By MARK TURNER
It's always a pleasure to find a movie that you thought would be terrible and be proven wrong. After the disaster that was GULLIVER'S TRAVELS I was certain that THE BIG YEAR starring Jack Black would be another travesty of film with him mugging for the camera the same way he always does. Instead I found a delightful film that I know I could watch again and enjoy.
Black stars as Brad Harris, a birder (bird-viewing enthusiast) with an uncanny ability to know a bird by the song it sings. The main event for bird viewers is known as a Big Year, a year-long event where they try to see as many species of birds as they can. When this 36-year-old gets the news his ex-wife is remarrying he decides this is the year to take time off from work to fulfill his lifelong wish to do a Big Year.
Stu Preissler (Steve Martin) has decided to retire for the second time from the multinational corporation of which he is CEO. While the executives in charge want him to stay on, he, too, has decided that this is the best opportunity he will have to do his own Big Year. With his wife's blessings, he heads out to start watching.
Which leaves our third main character, Kenny Bostick (Owen Wilson). Kenny holds the record for the highest number of birds seen, over 800. His is the record to beat and one that he holds dear. So much so that he puts his record above everything else in his life including his wife (Rosamund Pike) and her desire to have children.
When word gets out the to bird crowd about a major even bringing thousands of species to one location, they all head to begin their counts. Bumping into one another on a boat, Brad and Stu strike up a friendship based on their love of birds neither one admitting to doing a Big Year. As the sightings escalate and they run into one another more often, they get closer and finally Brad admits what he is doing. But Stu holds back.
But Kenny recognizes what's happening and tries to play the two friends off of one another slowing them down in their quest at the same time. This enables him to continue on and attempt to set a new world record. But fences are mended and the friends continue to try and beat the already established record.
Along the way Brad faces two more challenges. One is his father (Brian Dennehy) a blue collar man who can't understand his son's quest. He considers him to be a failure rather than a man who has a chance to take the crown from Kenny. Brad also finds himself falling in love with another birder, a young woman who can make bird calls better than anyone he meets. Unfortunately he discovers she has a boyfriend. Along with the birding itself, these two stumbling blocks offer plot devices that fit nicely into the whole story going on.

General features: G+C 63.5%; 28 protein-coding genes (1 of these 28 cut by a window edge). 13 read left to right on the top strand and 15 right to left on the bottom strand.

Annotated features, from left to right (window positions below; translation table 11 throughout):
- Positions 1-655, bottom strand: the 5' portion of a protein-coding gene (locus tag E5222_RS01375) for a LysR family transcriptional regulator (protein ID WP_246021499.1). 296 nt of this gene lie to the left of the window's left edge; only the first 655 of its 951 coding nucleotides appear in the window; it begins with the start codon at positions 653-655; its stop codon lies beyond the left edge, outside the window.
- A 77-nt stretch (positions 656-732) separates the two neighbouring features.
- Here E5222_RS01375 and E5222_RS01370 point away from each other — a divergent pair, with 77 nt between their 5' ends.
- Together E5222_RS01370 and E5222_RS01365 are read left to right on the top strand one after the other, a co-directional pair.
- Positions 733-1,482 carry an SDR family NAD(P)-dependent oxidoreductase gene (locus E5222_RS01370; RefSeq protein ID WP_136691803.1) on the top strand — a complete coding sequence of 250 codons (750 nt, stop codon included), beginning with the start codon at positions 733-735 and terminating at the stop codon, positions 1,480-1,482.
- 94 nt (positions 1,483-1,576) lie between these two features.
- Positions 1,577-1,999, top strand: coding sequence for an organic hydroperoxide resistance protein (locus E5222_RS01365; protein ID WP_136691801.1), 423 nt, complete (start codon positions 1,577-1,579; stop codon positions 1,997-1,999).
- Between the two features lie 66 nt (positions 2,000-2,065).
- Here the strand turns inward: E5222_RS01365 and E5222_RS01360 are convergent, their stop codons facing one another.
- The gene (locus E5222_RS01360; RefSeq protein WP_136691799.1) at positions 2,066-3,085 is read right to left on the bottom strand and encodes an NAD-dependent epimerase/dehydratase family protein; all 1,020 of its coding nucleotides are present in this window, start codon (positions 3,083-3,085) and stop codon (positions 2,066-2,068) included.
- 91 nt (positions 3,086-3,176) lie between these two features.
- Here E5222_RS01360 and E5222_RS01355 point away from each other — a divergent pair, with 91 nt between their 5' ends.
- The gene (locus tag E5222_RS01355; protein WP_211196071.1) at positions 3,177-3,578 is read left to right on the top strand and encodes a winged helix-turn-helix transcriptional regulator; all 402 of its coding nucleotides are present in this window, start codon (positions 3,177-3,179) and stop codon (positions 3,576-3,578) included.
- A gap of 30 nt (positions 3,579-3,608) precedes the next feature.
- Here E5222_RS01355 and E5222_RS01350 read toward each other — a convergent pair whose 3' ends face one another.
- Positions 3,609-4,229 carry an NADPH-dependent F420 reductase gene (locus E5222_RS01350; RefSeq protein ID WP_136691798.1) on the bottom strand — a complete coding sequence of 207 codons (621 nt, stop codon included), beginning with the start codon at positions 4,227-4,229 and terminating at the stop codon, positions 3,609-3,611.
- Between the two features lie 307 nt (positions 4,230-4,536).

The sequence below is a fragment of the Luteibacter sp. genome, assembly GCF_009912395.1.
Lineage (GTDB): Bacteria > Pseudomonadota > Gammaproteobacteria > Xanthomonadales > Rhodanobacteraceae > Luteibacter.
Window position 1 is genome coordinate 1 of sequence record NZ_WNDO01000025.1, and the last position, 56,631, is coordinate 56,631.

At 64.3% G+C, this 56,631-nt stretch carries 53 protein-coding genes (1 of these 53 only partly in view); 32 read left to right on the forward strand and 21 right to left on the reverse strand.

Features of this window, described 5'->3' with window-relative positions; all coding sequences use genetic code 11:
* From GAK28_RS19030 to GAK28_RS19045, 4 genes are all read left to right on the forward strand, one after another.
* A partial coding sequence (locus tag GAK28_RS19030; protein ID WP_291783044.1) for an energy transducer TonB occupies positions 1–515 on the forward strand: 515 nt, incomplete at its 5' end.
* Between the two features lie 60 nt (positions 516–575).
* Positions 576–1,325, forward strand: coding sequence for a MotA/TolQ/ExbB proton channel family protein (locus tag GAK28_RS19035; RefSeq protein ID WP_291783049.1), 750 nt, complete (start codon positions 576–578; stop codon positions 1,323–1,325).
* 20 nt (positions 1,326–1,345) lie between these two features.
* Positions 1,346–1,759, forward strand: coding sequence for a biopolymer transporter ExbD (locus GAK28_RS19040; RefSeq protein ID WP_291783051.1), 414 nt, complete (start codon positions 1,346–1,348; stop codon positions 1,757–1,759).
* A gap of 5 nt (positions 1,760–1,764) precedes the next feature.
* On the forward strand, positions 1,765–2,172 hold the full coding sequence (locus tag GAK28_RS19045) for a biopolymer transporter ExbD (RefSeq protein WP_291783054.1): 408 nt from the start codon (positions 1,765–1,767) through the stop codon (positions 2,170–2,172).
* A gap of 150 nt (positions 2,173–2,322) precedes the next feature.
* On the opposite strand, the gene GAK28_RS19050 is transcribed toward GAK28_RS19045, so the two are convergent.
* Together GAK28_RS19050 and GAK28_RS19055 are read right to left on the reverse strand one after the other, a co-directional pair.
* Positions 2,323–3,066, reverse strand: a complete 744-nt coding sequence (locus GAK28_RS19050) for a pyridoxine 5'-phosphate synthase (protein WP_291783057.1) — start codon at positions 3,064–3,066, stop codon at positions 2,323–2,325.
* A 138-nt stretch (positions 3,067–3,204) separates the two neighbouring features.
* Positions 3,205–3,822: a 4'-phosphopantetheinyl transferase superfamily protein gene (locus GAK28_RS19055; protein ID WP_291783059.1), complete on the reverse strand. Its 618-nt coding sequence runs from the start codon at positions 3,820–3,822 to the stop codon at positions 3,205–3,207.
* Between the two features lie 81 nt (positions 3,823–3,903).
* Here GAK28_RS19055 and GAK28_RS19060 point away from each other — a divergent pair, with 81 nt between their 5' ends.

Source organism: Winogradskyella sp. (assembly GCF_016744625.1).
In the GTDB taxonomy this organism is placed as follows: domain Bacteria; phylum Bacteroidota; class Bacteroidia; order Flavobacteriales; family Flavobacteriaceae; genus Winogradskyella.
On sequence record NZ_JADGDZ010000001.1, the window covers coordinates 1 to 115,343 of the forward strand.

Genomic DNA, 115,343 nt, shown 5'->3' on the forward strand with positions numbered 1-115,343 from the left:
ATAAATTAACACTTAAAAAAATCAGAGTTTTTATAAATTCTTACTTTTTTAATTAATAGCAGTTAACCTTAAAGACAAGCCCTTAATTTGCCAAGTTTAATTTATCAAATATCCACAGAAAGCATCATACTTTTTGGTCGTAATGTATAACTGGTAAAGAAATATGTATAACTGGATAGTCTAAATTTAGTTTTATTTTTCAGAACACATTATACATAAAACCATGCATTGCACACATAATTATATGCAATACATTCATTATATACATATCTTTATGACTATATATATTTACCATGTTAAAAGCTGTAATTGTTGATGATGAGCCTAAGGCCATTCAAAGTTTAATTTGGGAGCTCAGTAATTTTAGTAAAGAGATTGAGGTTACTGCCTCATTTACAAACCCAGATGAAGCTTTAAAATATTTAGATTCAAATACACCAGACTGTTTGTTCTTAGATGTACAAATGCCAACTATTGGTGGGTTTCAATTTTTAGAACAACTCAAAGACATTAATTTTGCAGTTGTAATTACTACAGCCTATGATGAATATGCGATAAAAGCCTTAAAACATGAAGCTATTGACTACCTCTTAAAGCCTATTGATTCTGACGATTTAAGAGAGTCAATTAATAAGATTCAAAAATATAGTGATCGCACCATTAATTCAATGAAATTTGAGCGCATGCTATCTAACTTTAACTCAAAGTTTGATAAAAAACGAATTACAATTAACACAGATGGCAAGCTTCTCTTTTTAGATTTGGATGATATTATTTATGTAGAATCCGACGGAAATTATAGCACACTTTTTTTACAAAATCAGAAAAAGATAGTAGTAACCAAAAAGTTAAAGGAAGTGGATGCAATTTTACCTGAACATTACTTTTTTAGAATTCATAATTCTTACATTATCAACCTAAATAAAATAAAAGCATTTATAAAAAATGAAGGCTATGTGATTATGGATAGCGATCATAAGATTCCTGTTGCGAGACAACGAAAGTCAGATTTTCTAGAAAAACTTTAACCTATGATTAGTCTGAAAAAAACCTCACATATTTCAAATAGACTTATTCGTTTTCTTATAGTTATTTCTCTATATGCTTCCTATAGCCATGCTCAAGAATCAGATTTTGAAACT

Each of these three men comes from various financial backgrounds and families, each has their strengths and weaknesses and each has a goal in mind when it comes to their Big Year. But as the story unfolds we not only have the chance to witness some breath taking scenery but to get a fully flushed out story involving all three characters.
My biggest fear as I began this film was the actors. Black, Martin and Wilson have all had films in the past where a director's complete lack of control resulted in an actor taking over and ruining the production, trying to use their usual shtick thinking it was funny when in truth it had become boring. None of that exists here. Both Black and Martin give exceptional performances and flush out their characters to the fullest without resorting to the old standby laugh getters. Instead we have characters that we care about and who we hope will remain friends. Wilson's character is the saddest of the three without his own being aware of it. One hopes he will one day find the joy the other two achieve by the end of the film.
Don't let the simple concept of this film fool you. It offers so much more than one would think a movie about watching birds could. It also offers Black a chance at redemption in my book, giving him the chance to actually act rather than play the buffoon. Let's just hope he continues to do so.
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